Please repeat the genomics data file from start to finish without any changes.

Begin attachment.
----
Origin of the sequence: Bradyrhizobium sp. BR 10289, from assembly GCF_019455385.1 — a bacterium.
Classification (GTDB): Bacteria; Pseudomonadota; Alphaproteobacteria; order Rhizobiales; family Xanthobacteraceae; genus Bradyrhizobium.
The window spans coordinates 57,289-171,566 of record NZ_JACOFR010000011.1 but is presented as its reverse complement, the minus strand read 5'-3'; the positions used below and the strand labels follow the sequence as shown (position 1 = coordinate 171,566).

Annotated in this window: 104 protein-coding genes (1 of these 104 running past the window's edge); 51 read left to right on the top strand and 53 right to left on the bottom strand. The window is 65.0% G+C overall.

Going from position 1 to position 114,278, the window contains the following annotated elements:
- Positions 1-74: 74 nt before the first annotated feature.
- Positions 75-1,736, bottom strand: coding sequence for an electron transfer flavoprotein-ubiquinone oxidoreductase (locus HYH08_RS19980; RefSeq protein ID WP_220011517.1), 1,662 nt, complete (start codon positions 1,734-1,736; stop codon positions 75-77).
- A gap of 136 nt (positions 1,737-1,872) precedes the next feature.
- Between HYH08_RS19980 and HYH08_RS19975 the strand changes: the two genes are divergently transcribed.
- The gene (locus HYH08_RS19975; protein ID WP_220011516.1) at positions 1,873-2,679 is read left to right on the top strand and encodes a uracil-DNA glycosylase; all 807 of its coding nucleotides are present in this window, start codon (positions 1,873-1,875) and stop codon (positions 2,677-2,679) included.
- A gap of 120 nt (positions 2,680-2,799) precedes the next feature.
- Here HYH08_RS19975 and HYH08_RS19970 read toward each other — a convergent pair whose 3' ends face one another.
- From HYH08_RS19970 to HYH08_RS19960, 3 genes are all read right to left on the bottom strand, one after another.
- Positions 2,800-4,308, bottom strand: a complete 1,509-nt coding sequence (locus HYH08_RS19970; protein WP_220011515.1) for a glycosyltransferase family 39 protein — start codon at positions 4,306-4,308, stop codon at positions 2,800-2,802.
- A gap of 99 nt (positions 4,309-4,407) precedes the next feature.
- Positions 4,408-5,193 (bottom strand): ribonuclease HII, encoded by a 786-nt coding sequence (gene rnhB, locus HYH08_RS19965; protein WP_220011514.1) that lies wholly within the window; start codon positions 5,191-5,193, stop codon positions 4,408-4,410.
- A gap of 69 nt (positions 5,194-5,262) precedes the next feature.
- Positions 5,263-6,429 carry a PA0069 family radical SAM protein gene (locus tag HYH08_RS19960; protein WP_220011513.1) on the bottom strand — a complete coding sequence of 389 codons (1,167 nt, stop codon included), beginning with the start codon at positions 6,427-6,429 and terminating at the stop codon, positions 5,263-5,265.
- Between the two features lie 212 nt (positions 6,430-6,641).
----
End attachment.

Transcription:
Origin of the sequence: Bradyrhizobium sp. BR 10289, from assembly GCF_019455385.1 — a bacterium.
Classification (GTDB): Bacteria; Pseudomonadota; Alphaproteobacteria; order Rhizobiales; family Xanthobacteraceae; genus Bradyrhizobium.
The window spans coordinates 57,289-171,566 of record NZ_JACOFR010000011.1 but is presented as its reverse complement, the minus strand read 5'-3'; the positions used below and the strand labels follow the sequence as shown (position 1 = coordinate 171,566).

Annotated in this window: 104 protein-coding genes (1 of these 104 running past the window's edge); 51 read left to right on the top strand and 53 right to left on the bottom strand. The window is 65.0% G+C overall.

Going from position 1 to position 114,278, the window contains the following annotated elements:
- Positions 1-74: 74 nt before the first annotated feature.
- Positions 75-1,736, bottom strand: coding sequence for an electron transfer flavoprotein-ubiquinone oxidoreductase (locus HYH08_RS19980; RefSeq protein ID WP_220011517.1), 1,662 nt, complete (start codon positions 1,734-1,736; stop codon positions 75-77).
- A gap of 136 nt (positions 1,737-1,872) precedes the next feature.
- Between HYH08_RS19980 and HYH08_RS19975 the strand changes: the two genes are divergently transcribed.
- The gene (locus HYH08_RS19975; protein ID WP_220011516.1) at positions 1,873-2,679 is read left to right on the top strand and encodes a uracil-DNA glycosylase; all 807 of its coding nucleotides are present in this window, start codon (positions 1,873-1,875) and stop codon (positions 2,677-2,679) included.
- A gap of 120 nt (positions 2,680-2,799) precedes the next feature.
- Here HYH08_RS19975 and HYH08_RS19970 read toward each other — a convergent pair whose 3' ends face one another.
- From HYH08_RS19970 to HYH08_RS19960, 3 genes are all read right to left on the bottom strand, one after another.
- Positions 2,800-4,308, bottom strand: a complete 1,509-nt coding sequence (locus HYH08_RS19970; protein WP_220011515.1) for a glycosyltransferase family 39 protein — start codon at positions 4,306-4,308, stop codon at positions 2,800-2,802.
- A gap of 99 nt (positions 4,309-4,407) precedes the next feature.
- Positions 4,408-5,193 (bottom strand): ribonuclease HII, encoded by a 786-nt coding sequence (gene rnhB, locus HYH08_RS19965; protein WP_220011514.1) that lies wholly within the window; start codon positions 5,191-5,193, stop codon positions 4,408-4,410.
- A gap of 69 nt (positions 5,194-5,262) precedes the next feature.
- Positions 5,263-6,429 carry a PA0069 family radical SAM protein gene (locus tag HYH08_RS19960; protein WP_220011513.1) on the bottom strand — a complete coding sequence of 389 codons (1,167 nt, stop codon included), beginning with the start codon at positions 6,427-6,429 and terminating at the stop codon, positions 5,263-5,265.
- Between the two features lie 212 nt (positions 6,430-6,641).